Third and final video documentary on sport’s most famous drag strip (Long Beach, Calif.); rare photos, film, interviews with leading pioneers.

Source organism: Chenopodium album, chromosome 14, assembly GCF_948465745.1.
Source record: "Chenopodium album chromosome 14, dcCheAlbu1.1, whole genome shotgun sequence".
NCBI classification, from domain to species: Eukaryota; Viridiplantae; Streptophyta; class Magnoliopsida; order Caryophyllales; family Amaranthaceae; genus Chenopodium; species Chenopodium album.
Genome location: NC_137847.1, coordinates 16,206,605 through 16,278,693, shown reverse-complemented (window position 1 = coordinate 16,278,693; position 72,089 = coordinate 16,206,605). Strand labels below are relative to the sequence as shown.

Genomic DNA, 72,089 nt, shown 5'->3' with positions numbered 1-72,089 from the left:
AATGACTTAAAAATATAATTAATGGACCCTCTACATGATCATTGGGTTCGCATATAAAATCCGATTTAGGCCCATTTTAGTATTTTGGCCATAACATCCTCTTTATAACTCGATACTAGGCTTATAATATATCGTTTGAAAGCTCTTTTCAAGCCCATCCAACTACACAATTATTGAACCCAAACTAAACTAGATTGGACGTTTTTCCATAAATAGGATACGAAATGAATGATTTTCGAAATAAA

Third and final episode (110-minutes) on historic Long Beach, CA drag strip features 40-plus interviews with top pioneers, including; Don Garlits, Ed Iskenderian, Hayden Proffitt, Gas Ronda, Bill Maverick Golden, Robert Balogh, Carl Olson, Sush Matsubara, Tom McEwen, Pat Foster, Tommy Ivo, Dale Pulde, Don Long, C. J. Hart, Larry Sutton, etc. Begins with nitro racings version of a heavyweight bout, as Top Fuel dragsters fight the growing trend of AFX and early Funny Cars. Huge meets ensued. Innovation led to quicker ETs and speeds. Funny Cars roared into the 7-second zone. Top Fuelers blazed past 220 miles-per-hour. With increased performance came danger. Straining clutches and superchargers resulted in spectacular fires, wheel-stands and crashes, with drivers in extreme peril. One of the more dramatic segments depicts the AHRA Grand American in early 1970, when Top Fuel legend Big Daddy Don Garlits lost part of his right foot in a horrific starting line transmission explosion. Graphic film of the accident surfaced only recently. Garlits recounts the incident, plus his equally stunning return months later with a rear-engine dragster that likewise changed the sport forever. Weekly campaigners included Jr. Fuel and Gas Dragsters, AA/Gas Supercharged, AA/Fuel Altered, Injected Funny Cars, plus wild exhibition vehicles. Manager C.J. Hart departed in 1971, replaced by innovator, Steve Evans, who switched from AHRA to NHRA sanction, and produced events like the giant Grand Premier, which saw the tracks largest number of incidents. When noise complaints spelled the end in December 1972, Lions held the racing equivalent of Woodstock, with The Last Drag Race, a colossal, fitting, yet tear-filled end to one of the sports most historic, and revered tracks.